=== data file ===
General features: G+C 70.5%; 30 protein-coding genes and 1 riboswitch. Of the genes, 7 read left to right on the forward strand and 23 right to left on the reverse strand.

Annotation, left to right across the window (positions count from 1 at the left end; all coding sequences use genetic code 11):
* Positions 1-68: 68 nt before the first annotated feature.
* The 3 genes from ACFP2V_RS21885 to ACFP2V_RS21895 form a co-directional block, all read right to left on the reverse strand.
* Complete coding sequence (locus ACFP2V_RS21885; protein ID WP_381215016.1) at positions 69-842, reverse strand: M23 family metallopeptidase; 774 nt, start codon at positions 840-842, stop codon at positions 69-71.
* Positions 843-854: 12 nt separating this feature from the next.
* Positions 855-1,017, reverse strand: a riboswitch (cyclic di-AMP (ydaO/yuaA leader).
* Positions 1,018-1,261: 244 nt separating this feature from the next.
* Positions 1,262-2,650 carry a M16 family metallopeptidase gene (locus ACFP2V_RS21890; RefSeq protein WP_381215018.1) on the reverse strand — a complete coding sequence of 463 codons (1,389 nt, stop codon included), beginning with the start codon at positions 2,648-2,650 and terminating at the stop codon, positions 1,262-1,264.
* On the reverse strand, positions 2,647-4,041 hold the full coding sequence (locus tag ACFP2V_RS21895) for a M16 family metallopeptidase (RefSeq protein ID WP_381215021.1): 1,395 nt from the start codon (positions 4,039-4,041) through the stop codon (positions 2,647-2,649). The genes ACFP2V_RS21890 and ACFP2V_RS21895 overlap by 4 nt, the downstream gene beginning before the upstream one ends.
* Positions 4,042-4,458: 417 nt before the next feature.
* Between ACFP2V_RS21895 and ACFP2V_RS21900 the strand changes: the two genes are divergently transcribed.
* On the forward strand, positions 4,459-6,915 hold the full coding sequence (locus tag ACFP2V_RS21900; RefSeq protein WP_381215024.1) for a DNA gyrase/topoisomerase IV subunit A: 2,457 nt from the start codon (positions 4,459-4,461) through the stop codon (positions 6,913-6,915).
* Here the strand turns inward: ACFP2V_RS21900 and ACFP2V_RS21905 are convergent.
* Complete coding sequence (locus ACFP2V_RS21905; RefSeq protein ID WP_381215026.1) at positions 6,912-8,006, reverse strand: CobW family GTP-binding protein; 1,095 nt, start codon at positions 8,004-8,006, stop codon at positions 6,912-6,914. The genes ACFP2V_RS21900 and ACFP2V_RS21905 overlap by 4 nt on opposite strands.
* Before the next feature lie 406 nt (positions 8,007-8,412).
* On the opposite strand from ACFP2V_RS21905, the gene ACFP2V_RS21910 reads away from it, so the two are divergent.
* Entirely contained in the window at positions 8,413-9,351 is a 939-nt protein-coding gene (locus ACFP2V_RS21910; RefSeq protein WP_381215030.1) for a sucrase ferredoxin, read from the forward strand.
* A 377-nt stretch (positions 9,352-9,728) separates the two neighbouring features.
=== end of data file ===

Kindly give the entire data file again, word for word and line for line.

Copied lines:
General features: G+C 70.5%; 30 protein-coding genes and 1 riboswitch. Of the genes, 7 read left to right on the forward strand and 23 right to left on the reverse strand.

Annotation, left to right across the window (positions count from 1 at the left end; all coding sequences use genetic code 11):
* Positions 1-68: 68 nt before the first annotated feature.
* The 3 genes from ACFP2V_RS21885 to ACFP2V_RS21895 form a co-directional block, all read right to left on the reverse strand.
* Complete coding sequence (locus ACFP2V_RS21885; protein ID WP_381215016.1) at positions 69-842, reverse strand: M23 family metallopeptidase; 774 nt, start codon at positions 840-842, stop codon at positions 69-71.
* Positions 843-854: 12 nt separating this feature from the next.
* Positions 855-1,017, reverse strand: a riboswitch (cyclic di-AMP (ydaO/yuaA leader).
* Positions 1,018-1,261: 244 nt separating this feature from the next.
* Positions 1,262-2,650 carry a M16 family metallopeptidase gene (locus ACFP2V_RS21890; RefSeq protein WP_381215018.1) on the reverse strand — a complete coding sequence of 463 codons (1,389 nt, stop codon included), beginning with the start codon at positions 2,648-2,650 and terminating at the stop codon, positions 1,262-1,264.
* On the reverse strand, positions 2,647-4,041 hold the full coding sequence (locus tag ACFP2V_RS21895) for a M16 family metallopeptidase (RefSeq protein ID WP_381215021.1): 1,395 nt from the start codon (positions 4,039-4,041) through the stop codon (positions 2,647-2,649). The genes ACFP2V_RS21890 and ACFP2V_RS21895 overlap by 4 nt, the downstream gene beginning before the upstream one ends.
* Positions 4,042-4,458: 417 nt before the next feature.
* Between ACFP2V_RS21895 and ACFP2V_RS21900 the strand changes: the two genes are divergently transcribed.
* On the forward strand, positions 4,459-6,915 hold the full coding sequence (locus tag ACFP2V_RS21900; RefSeq protein WP_381215024.1) for a DNA gyrase/topoisomerase IV subunit A: 2,457 nt from the start codon (positions 4,459-4,461) through the stop codon (positions 6,913-6,915).
* Here the strand turns inward: ACFP2V_RS21900 and ACFP2V_RS21905 are convergent.
* Complete coding sequence (locus ACFP2V_RS21905; RefSeq protein ID WP_381215026.1) at positions 6,912-8,006, reverse strand: CobW family GTP-binding protein; 1,095 nt, start codon at positions 8,004-8,006, stop codon at positions 6,912-6,914. The genes ACFP2V_RS21900 and ACFP2V_RS21905 overlap by 4 nt on opposite strands.
* Before the next feature lie 406 nt (positions 8,007-8,412).
* On the opposite strand from ACFP2V_RS21905, the gene ACFP2V_RS21910 reads away from it, so the two are divergent.
* Entirely contained in the window at positions 8,413-9,351 is a 939-nt protein-coding gene (locus ACFP2V_RS21910; RefSeq protein WP_381215030.1) for a sucrase ferredoxin, read from the forward strand.
* A 377-nt stretch (positions 9,352-9,728) separates the two neighbouring features.